In Strasberg at the Actors Studio: Tape-Recorded Sessions (1965), Lee Strasberg said:
The human being who acts is the human being who lives. That is a terrifying circumstance. Essentially the actor acts a fiction, a dream; in life the stimuli to which we respond are always real. The actor must constantly respond to stimuli that are imaginary. And yet this must happen not only just as it happens in life, but actually more fully and more expressively. Although the actor can do things in life quite easily, when he has to do the same thing on the stage under fictitious conditions he has difficulty because he is not equipped as a human being merely to playact at imitating life. He must somehow believe. He must somehow be able to convince himself of the rightness of what he is doing in order to do things fully on the stage.
In the middle of reading tributes lauding the matches and promos of the late “American Dream” Dusty Rhodes (real name: Virgil Runnels), the above Strasberg quote came to mind. Because, no matter what your opinion is of professional wrestlers, they are actors. They perform, with spoken words and physical acts, a fiction, a dream, as all actors do. And Dusty was a damned good one.
Yes, the squared circle is a stage and wrestlers are performers that inhabit it. Some are okay at it; most are not. A rare few can take a storyline/plot that’s been handed to them by a booker/playwright-director and weave a reality out of it. Fewer still can truly get the audience to buy into the story and believe.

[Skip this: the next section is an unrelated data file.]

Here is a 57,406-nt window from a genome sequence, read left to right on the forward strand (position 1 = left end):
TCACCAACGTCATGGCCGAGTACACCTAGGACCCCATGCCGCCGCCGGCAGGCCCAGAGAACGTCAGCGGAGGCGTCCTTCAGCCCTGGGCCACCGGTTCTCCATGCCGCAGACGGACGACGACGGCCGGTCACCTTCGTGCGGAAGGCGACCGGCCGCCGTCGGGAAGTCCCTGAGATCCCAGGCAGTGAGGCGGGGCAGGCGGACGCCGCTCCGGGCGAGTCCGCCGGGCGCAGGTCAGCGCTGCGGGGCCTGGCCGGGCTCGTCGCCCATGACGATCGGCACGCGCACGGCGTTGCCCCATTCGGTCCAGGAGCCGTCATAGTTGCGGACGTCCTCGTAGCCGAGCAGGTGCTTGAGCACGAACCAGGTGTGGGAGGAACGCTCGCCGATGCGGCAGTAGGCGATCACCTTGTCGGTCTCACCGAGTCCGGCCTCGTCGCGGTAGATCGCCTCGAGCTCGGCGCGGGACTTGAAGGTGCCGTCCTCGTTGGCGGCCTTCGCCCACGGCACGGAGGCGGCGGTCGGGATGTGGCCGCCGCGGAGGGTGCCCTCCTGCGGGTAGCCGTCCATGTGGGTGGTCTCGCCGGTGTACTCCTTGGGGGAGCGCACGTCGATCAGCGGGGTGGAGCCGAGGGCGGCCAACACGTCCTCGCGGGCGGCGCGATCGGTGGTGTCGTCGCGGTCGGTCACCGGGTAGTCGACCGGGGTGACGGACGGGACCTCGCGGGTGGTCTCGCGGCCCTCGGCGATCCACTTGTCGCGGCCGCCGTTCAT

That was Dusty. That not-so-pretty face was able to do what many try and fail at. He created a role, a reality inspired by real life, set in a fictional environment and drew the viewer in. Be it in the arena, the studio, or through the tv screen at home, Dusty Rhodes grabbed his audience by speaking of the same issues they faced: loves lost, pain and anguish, clash of classes, victory and betrayal.
As a man of a certain time and place, he most likely experienced them firsthand. When he spoke in the ring or in front of the cameras, these promos never seemed forced or fake. His speech or gesticulation may have been too wild or exagerated for refined tastes, but that wasn’t his audience. Dusty Rhodes represented the common man and that’s who he played to, and for. And he did it with the same vim, vigor, and fire as a preacher standing at the pulpit convincing his flock to fill the offering baskets.
Dusty Rhodes played the role of a humble son of a plumber, the epitome of the American Dream, who knew what it was like to fall upon — and rise from — hard times. When he spoke, angrily at a double-cross or with heavy sadness at the injuries of a friend, he spoke with the heart and conviction of an actor who was only able to do so because he believed it as an actor and as a man. Therefore, according to Strasberg, Dusty lived and will live on as long as fans continue to view, be captivated by, and appreciate his work.